Many thanks to sdcolab.org for their classes and notes on screen printing and making screens!
Screen printing uses a mesh is to transfer ink onto a substrate, except for areas where a stencil blocks the ink. A blade or squeegee is moved across the screen to fill the open areas of the mesh with ink, and a reverse stroke with more downward pressure then causes the screen to touch the substrate. This causes the ink to wet the substrate and be pulled out of the mesh as the screen springs back after the blade has passed. One color is printed at a time, so several screens can be used to produce a multicoloured image or design.
Wear an apron.
Different mesh counts allow more or less ink through the screen and support more or less detail in the picture. 120 to 300 is the usual range, and 160 to 200 are commonly used.
Pellons are fibrous sheets that cost about a quarter used to test a screenprint.
To make a screen, emulsion is applied to both sides of the screen with a trought - scoop coater. It is flash dried, then it can be exposed with a mask in a light box, then the lose emulsion is washed out. The mask can be transparency film. If you print two, you can stack them to improve the opaque areas. It must be stretched over a frame. Or you can purchase a silkscreen in a frame for about $45.
The screen may have open areas, e.g. around the outside edge or for registration marks, which need to be closed off before printing. This can be done with painters tape, but it should not be left on the screen unless the screen will not be re-made. Areas that are to be perminantly masked off can be taped with pastic tapes.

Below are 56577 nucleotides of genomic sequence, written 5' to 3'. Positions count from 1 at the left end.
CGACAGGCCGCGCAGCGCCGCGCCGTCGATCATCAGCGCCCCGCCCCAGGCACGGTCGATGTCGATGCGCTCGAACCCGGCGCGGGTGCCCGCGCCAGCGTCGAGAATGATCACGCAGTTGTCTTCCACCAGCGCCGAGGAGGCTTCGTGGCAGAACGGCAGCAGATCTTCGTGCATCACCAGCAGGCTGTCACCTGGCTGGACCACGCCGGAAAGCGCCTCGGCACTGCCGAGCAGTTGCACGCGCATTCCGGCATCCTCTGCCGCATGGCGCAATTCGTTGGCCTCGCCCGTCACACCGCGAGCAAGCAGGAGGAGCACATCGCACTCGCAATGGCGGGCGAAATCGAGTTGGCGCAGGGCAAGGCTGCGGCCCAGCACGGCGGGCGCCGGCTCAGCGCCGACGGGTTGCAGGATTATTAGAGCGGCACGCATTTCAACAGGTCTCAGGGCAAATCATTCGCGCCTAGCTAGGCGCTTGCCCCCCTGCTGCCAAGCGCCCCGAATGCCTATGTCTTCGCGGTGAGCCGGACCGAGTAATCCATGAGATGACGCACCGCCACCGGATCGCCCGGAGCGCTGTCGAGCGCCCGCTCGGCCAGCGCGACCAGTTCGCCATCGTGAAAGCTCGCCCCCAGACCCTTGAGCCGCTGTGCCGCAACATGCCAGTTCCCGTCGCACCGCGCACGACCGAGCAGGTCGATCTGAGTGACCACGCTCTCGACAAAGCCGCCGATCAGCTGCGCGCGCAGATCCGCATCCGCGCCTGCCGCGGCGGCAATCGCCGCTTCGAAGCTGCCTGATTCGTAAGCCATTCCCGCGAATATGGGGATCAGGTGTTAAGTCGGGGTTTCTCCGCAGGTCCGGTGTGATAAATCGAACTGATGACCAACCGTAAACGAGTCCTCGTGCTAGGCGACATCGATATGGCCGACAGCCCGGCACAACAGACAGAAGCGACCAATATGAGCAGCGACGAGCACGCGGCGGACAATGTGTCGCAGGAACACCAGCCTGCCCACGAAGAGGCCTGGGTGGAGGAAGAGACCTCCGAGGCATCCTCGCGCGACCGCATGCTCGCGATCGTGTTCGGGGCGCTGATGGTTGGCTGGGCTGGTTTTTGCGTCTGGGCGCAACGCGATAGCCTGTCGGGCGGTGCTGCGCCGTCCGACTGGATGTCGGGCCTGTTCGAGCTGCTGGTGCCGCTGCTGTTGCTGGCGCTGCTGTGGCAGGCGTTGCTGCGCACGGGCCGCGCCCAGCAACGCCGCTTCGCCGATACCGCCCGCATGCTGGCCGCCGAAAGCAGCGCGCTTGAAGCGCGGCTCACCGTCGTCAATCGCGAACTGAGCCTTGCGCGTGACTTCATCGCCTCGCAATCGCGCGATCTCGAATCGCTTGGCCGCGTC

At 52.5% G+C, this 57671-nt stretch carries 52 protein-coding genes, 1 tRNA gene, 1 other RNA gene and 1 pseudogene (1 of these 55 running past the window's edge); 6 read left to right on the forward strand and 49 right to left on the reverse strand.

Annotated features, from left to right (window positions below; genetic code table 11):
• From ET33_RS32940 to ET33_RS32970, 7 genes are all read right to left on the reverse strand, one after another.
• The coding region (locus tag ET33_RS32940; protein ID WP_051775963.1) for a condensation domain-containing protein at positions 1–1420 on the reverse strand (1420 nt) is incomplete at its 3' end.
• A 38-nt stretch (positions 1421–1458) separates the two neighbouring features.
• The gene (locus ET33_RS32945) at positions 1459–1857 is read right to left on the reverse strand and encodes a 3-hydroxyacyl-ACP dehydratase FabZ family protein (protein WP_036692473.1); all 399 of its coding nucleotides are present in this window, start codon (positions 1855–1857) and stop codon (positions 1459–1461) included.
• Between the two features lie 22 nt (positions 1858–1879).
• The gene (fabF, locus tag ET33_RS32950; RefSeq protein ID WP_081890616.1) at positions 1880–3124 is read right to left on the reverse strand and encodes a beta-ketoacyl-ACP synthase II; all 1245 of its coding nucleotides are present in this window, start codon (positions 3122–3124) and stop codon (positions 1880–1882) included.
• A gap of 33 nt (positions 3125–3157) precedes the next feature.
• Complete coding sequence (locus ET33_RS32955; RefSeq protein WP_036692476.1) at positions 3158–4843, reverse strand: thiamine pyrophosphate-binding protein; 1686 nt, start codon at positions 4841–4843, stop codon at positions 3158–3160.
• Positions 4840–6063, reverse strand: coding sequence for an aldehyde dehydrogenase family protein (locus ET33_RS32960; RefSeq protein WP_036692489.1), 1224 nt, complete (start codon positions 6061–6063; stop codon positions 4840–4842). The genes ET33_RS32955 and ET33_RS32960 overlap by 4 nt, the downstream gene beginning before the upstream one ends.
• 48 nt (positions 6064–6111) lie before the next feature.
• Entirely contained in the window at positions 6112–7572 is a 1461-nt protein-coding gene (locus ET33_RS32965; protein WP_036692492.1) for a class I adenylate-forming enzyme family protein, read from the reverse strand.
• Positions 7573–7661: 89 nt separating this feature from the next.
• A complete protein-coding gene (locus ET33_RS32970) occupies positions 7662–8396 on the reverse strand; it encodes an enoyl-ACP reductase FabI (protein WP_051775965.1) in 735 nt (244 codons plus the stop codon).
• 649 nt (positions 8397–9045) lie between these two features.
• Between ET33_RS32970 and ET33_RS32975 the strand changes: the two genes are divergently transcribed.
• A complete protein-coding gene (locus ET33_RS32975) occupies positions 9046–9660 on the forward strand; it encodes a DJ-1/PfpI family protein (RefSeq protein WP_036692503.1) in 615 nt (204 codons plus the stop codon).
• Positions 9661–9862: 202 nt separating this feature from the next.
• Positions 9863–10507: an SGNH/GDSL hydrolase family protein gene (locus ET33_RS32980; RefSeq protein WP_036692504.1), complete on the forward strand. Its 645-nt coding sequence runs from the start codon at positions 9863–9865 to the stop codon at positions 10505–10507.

Screen-printing inks are formulated for specific uses, e.g. paper, fabric, etc... Be careful which you order. For fabric inks, look for the t-shirt logo. Inks must be kept moving and thick or they will dry out and if they dry out on the screen, it can be impossible to remove them. For a waterbased ink, a simple water sprayer can keep the ink wet.
The press holds the screens in exact registration over the substrate and also rotate the substrate from the printing station to a flash drying station.
A special spray adhesive can hold fabric or other substrates to the platten so that they don't move at all between prints.
Squeegee's run $2 to $30. Take care to avoid denting the edge. Pull the ink down the screen to cover the pattern with a thin layer, then press down and push or pull the squeegee to make contact with the scree and the substrate, and allow some ink to pass through. Multiple passes can be made, and it's possible to check the print between passes by raising the screen; the press will keep registration.
The Flash Drying station heats the fabric above 350'F to cure the ink. This makes the ink flexible and avoids cracking. About 30 seconds to a minute is all that is needed. Too long and the fabric will burn, too short, and the ink will still be wet. Leaving the flash dryer on when you leave could burn down the building.
For PCB production: Etch resist
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